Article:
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Sentinel Lymph Node Biopsy
What are lymph nodes?

There are two main networks of vessels that carry fluid in the body: blood vessels and lymph vessels (the lymphatic system). Lymph vessels transport milky fluid called lymph, which drains through lymph nodes. Lymph nodes entrap foreign or potentially harmful substances, such as bacteria and cancer cells. There are several hundred lymph nodes in each side of the neck. Groups of lymph nodes are easily felt around the neck when they become enlarged and sore during a cold or ‘flu. Other main groups of nodes are located in the groin (draining the leg), armpits (draining the arm), deep in the chest and abdomen.


What is the significance of lymph nodes in cancer?

Spread to the nearby lymph nodes (metastases) may reduce the chance of survival (prognosis), and the cancer may require different treatment.


How can your surgeon tell if cancer has spread to the lymph nodes?

If the cancer has spread, the nearby lymph nodes may be obviously enlarged and felt as firm or hard lumps. A fine needle aspiration biopsy may be performed through the skin and a small amount of tissue withdrawn by sucking it up a hollow needle. If confirmed, cancerous lymph nodes or metastases may be surgically removed neck (lymph node) dissection.

 

However, even if the lymph nodes appear to be normal, the cancer may have already spread to the lymph nodes. So in some cases, patients may be advised to have the draining lymph nodes removed and examined in case they have collected cancer cells. This prophylactic procedure is known as elective neck (lymph node) dissection. An alternative option in selected cases is sentinel node biopsy.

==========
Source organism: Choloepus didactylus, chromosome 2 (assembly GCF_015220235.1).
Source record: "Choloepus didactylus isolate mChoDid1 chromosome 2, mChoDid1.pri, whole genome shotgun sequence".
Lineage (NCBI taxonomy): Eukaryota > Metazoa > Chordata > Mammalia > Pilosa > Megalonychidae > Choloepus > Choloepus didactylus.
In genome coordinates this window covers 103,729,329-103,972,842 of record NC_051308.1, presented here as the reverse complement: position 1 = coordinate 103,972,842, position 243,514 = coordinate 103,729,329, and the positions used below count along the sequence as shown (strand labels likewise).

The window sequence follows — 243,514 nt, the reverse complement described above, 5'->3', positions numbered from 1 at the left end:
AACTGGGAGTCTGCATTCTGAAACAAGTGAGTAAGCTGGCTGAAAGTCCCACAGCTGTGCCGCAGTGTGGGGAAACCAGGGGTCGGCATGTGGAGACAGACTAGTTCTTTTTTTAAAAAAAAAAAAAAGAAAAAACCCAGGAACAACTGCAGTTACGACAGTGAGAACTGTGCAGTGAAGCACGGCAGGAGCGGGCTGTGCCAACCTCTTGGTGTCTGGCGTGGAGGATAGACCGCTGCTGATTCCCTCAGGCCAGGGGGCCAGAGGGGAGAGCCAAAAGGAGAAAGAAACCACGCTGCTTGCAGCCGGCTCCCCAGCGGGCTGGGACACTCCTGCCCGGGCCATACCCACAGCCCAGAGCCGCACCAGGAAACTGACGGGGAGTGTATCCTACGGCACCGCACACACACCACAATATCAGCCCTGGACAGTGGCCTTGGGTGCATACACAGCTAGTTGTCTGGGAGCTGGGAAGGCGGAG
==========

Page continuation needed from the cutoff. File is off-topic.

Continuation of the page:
What is sentinel node biopsy… and what to expect?

Sentinel node biopsy is a surgical procedure that involves identification and biopsy of a sentinel lymph node, which is the very first lymph node to which lymph from the cancer site drains. Since it is not possible to identify the sentinel node with standard methods, this technique requires injection around the cancer of a radioactive material tracer (technetium – Tc), which drains to the sentinel node. The amount of technetium used results in less exposure to radiation than that received during a standard X-ray, and it disperses over a short time. A special scan (lymphoscintigram) performed prior to surgery demonstrates the position of the sentinel node. Your surgeon uses the lymphoscintigram and a radioactive scanner (Geiger counter) to locate the sentinel node. Your surgeon may also inject the cancer with blue dye, which drains to the sentinel node making it more easily identified by its blue colouring. A small cut is made into the skin overlying the area and the sentinel lymph node is removed. Sometimes more than one sentinel lymph node is detected in one or more body sites.

 

Sometimes the sentinel lymph node may not contain cancer while other lymph nodes do. If your surgeon is suspicious during the procedure he may remove other lymph nodes for pathological examination. If the primary cancer has not yet been removed, your surgeon will do so after stitching up the sentinel node biopsy wound. In some cases, the primary has been removed previously, but your surgeon performs a wider excision after the sentinel node biopsy. How much extra tissue is removed depends on the nature and thickness of the original cancer.

 

In most cases, you will be able to go home within a few hours of the surgery. After the procedure the blue dye is excreted from the body in the urine, which may appear green for few days. The stain at the surgery site fades away over a few months. The radioactive tracer dissipates over a short period of time.